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+ - Ask Slashdot: Life After N900 2

Submitted by Rydia
Rydia (556444) writes "Since it first released, I have been in love with my Nokia N900, and it has satisfied all my needs for a mobile with a high degree of control and utility. Sadly, the little guy is showing his age, both in battery life (even with the powersaving kernel options enabled), and performing in general has been left far, far in the dust by phones that are now considered quite old. The time has come to find its successor, but after a thorough search of smartphone options, I can't find any handset that offers everything for the power user that the N900 did (much less a hardware keyboard). I'd like to avoid supporting Google/Android, but there don't seem to be many options. Have any other techies found a replacement for their N900?"

Comment: Re:This is more about Oracle Linux (Score 1) 186

by waffle zero (#45894635) Attached to: Red Hat To Help Develop CentOS
I guess that by blessing CentOS, it creates much less room for Oracle to position Oracle Linux as a competitor to RHEL. And I do agree with other people that have said the lateness of CentOS created space for companies that sell Ubuntu server support to thrive. Better to have Oracle support companies catch some scraps than Ubuntu to each their lunch.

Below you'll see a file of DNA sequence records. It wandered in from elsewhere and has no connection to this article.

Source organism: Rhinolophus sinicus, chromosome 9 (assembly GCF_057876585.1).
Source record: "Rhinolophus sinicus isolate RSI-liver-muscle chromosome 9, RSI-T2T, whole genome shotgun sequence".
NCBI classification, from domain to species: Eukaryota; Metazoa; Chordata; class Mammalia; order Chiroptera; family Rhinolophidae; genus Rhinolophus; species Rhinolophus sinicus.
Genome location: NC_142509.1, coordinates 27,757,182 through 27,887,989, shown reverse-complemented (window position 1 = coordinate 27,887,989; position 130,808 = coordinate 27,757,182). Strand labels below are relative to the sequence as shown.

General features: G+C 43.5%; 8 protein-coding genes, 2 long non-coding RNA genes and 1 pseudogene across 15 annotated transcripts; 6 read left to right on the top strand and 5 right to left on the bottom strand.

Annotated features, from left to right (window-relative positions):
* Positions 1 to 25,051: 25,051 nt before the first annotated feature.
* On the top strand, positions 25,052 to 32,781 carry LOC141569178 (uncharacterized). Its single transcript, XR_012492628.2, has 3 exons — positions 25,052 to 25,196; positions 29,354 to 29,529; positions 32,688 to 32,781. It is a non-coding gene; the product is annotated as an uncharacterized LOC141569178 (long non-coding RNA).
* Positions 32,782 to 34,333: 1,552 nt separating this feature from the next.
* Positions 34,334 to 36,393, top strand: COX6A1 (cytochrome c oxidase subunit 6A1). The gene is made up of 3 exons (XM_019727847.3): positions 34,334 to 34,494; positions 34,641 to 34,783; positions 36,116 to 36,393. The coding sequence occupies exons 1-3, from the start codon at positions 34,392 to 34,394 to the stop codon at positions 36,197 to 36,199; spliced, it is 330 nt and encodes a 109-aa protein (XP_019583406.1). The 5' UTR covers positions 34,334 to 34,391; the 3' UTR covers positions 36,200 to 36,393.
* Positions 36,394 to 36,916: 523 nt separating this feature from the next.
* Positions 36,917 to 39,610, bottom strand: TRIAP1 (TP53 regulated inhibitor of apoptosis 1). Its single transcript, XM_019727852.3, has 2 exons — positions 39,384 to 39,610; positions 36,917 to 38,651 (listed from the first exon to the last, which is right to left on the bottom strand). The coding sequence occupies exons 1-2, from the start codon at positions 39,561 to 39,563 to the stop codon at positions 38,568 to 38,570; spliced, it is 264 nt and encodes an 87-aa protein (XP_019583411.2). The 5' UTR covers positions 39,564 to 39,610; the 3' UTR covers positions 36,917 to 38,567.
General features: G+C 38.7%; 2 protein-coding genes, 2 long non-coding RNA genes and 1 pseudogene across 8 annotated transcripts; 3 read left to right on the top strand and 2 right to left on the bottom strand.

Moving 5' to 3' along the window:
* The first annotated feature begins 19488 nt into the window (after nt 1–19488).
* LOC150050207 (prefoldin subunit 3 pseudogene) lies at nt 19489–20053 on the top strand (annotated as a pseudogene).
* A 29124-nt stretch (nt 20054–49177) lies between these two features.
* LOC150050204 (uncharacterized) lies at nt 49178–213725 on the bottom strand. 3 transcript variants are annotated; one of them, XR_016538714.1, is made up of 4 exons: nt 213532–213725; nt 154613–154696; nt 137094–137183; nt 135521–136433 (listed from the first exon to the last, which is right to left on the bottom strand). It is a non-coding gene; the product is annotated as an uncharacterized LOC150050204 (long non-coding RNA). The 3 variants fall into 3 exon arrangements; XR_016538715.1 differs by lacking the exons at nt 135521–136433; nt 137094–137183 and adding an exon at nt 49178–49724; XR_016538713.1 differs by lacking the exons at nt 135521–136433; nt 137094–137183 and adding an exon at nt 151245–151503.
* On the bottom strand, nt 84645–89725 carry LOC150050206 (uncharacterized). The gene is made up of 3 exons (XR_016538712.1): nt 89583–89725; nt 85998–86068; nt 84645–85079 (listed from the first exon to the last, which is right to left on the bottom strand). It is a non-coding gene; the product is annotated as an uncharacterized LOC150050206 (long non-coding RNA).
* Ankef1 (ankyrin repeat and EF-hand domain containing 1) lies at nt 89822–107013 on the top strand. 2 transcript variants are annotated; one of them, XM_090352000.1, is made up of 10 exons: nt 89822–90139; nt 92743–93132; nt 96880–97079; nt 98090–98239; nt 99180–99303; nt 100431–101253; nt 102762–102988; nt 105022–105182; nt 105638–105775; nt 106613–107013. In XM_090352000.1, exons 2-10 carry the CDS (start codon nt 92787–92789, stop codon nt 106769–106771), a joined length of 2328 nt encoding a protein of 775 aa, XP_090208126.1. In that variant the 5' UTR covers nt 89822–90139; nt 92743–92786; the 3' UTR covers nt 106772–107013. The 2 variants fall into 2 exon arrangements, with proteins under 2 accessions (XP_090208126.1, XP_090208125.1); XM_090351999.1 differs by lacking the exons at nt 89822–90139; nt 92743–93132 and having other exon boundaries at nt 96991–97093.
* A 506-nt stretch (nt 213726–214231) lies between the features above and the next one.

Comment: Re:Will RedHat soften its contract stance? (Score 4, Interesting) 186

by waffle zero (#45894331) Attached to: Red Hat To Help Develop CentOS
The clause prevents you from installing a bunch of CentOS servers, paying for one RHEL license and then updating the CentOS with the RHEL repository RPMs (or private repository mirror). You're more than welcome to pay for a RHEL license for one server and update it with the RHEL repository RPMs and then have a farm of CentOS that you update with the CentOS repository RPMs. Other things that are OK: paying for one RHEL to have access to the Red Hat knowledge base and using that information to support your CentOS installs (with CentOS RPMs).